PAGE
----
So what did I pay for it, you are dying to know, right?

$5.00

Five US dollars.  With the original manual and a set of presser feet.


It was sitting on the floor of one of my favorite charity shops.  I'm not really interested in modern machines, but I look at ALL the machines.  No power cord, motor controller (aka foot pedal), or manual was present--or at least that's what the sneaky machine led us to believe. My favorite cashier Miss Maggie looked it over too.  The reason it was $5 was the missing power cord and pedal.  I figured a Pfaff for $5 was worth a chance at least.

Popped it into the back of my truck and by the time I got home the road vibrations had popped open the "secret" compartment in the cover.  And there were the missing cord, pedal, and manual.

I know y'all are vintage folk, so I'm not going to tell you about all its marvelous features like the fact it tells you when the bobbin is going to run out. Or any of the other nonessential whiz bang features that modern machines have. I'm not going to drool over the joy of stitching on it.

UPDATE:  OMG I totally forgot to NOT tell you about the awesome dual feed.  Thanks for the reminder Angie!  It's a built in walking foot but way better.  Better because you can use many different presser feet with it.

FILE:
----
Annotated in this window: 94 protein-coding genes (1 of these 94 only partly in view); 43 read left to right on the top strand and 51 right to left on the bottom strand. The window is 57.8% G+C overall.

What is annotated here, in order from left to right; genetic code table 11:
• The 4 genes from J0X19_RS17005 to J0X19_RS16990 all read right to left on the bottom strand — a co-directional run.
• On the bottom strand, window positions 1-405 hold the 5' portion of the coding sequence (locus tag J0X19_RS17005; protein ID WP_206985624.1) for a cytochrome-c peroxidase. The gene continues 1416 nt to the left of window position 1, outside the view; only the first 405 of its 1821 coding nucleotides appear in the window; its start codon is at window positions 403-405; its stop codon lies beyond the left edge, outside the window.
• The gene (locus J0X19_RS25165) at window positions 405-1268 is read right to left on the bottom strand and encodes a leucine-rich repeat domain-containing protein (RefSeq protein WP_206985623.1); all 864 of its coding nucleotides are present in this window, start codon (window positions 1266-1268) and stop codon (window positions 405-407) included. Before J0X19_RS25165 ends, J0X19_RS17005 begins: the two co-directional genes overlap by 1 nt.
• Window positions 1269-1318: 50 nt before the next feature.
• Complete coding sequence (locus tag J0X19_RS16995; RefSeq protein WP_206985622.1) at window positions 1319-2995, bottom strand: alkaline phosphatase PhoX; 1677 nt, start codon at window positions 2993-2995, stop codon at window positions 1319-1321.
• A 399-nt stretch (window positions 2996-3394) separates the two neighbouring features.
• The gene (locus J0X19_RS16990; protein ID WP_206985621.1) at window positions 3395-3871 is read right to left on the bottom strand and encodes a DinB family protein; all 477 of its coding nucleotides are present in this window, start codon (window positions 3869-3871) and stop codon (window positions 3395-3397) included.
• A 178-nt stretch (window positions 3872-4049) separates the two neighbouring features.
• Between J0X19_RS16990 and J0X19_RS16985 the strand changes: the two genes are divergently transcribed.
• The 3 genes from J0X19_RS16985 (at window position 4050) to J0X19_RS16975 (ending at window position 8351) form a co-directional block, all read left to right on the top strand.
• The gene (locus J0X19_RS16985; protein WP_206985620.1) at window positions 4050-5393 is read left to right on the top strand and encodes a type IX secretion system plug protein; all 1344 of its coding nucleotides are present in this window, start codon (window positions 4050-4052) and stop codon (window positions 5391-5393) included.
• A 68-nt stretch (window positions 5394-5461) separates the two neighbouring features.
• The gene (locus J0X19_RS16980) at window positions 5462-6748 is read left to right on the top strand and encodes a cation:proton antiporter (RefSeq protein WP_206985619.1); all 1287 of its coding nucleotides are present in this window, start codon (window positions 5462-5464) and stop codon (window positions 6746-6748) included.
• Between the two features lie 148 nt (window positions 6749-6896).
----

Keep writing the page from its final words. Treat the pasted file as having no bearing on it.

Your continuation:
And I'm not going to describe all of the decorative stitches that you can make up to 9 mm wide.  9 mm!!!  My vintage flat cam Singers will do a dainty 5 mm and my modern (2005) Janome will do 7 mm.  And I absolutely love decorative stitches.

apron ties

9 mm, yum.  Shown on a one inch grid in case you are an American and don't have a clue how big 9 millimeters is.  (says this American who, after a 25 years of teaching earth science at a major university, still can't mentally translate Fahrenheit to Celsius.  Which I still think of as Centigrade).

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So dear readers, are you using any non-traditional devices for thread holding?  Tell us in the comments below.
















21 comments:

  1. Now I know what to be looking for!

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    1. Yes, my dear enabler! With you on the hunt perhaps we will find another one!

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  2. One review on PatternReview notes buying on clearance in 1998 for $1200.
    There's my 5 minute Google contribution.
    SWEET DEAL!!

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  3. My latest thread stand was one I made from various things I found around the house (an old yardstick, a BBQ skewer, an old plastic food container, half of an old knitting needle, a bag of sand, a pair of nuts and bolts, and some tape). It holds a regular spool of thread on its side so I don't have to use the too-short spool pin on my "new" Singer 411G. (https://growyourownclothes.com/2017/03/24/my-singer-411g/)